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Israel benefits from Hamas' decline

Hamas finds itself in one of its lowest points ever, abandoned by Cairo, Tehran and Damascus and forced to keep a quiet border with Israel.
Palestinian policemen loyal to Hamas keep guard as a fuel tanker arrives to Gaza's power plant in the central Gaza Strip December 15, 2013. Israel allowed the entry of 450,000 litres (119,000 U.S. gallons) of fuel, paid for by Qatar, into the Gaza Strip on Sunday to enable the Palestinian territory's sole power plant to resume operations. REUTERS/Ibraheem Abu Mustafa (GAZA - Tags: ENERGY SOCIETY) - RTX16JDL
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Despite the relative quiet, Israel keeps a very watchful eye on Hamas. The security assessments in Israel place Hamas at one of its most serious nadir points. High-ranking Israeli security officials quote what Hamas militants are saying in closed forums: “We have moved from growth to survival mode.” Hamas focuses squarely on surviving and holding on to power. It desperately attempts to improve the economy, urgently seeking new diplomatic, logistical and military support because all its other crutches — Egypt, Syria and Iran — snapped almost simultaneously.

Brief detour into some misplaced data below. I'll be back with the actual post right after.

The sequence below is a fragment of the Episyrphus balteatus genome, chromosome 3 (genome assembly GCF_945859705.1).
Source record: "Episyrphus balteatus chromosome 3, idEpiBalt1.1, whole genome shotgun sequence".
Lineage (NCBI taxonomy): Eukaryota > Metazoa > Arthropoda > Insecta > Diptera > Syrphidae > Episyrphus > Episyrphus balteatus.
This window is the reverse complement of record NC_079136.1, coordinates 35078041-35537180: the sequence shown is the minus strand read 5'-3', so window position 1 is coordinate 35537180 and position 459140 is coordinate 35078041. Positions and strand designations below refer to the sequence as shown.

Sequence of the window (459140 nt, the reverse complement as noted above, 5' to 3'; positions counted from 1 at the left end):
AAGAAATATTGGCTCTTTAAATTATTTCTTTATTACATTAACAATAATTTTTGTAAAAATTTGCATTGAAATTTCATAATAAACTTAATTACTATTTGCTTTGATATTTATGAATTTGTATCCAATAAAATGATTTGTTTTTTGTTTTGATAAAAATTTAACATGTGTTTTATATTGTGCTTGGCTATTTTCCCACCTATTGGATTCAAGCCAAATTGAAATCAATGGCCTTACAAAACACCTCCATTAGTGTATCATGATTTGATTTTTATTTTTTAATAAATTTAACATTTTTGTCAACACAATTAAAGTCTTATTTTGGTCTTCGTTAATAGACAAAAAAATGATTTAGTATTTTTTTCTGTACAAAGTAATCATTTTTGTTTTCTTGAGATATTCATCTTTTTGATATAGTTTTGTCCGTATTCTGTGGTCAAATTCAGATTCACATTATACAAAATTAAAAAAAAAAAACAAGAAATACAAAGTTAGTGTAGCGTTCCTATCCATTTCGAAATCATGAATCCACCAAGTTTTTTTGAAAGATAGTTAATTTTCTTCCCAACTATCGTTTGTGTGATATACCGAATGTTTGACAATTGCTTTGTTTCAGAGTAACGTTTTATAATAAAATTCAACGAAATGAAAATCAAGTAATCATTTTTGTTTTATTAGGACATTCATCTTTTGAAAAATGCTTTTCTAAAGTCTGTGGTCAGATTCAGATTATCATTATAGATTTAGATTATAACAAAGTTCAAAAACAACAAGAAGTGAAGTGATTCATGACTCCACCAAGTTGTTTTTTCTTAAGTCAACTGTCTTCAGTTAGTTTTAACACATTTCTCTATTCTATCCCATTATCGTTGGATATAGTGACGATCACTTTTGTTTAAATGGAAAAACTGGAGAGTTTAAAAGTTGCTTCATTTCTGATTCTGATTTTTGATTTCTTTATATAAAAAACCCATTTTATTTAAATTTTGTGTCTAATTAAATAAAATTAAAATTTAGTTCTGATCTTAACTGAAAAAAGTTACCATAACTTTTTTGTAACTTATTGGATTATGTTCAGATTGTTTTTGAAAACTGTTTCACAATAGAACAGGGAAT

Earlier this week, a senior and seasoned Israeli security official analyzed Hamas’ situation, describing it in almost historical terms. “Until recently, Hamas spoke with pathos and conviction about achieving the goal 'in our time,'” he observed, “but ever since Egyptian President Mohammed Morsi was ousted and the Muslim Brotherhood was banished from power in Egypt, this has become a whole new ball game. Almost overnight, the momentum has switched into defeat, the euphoria dissipated and replaced by concern verging on panic.”

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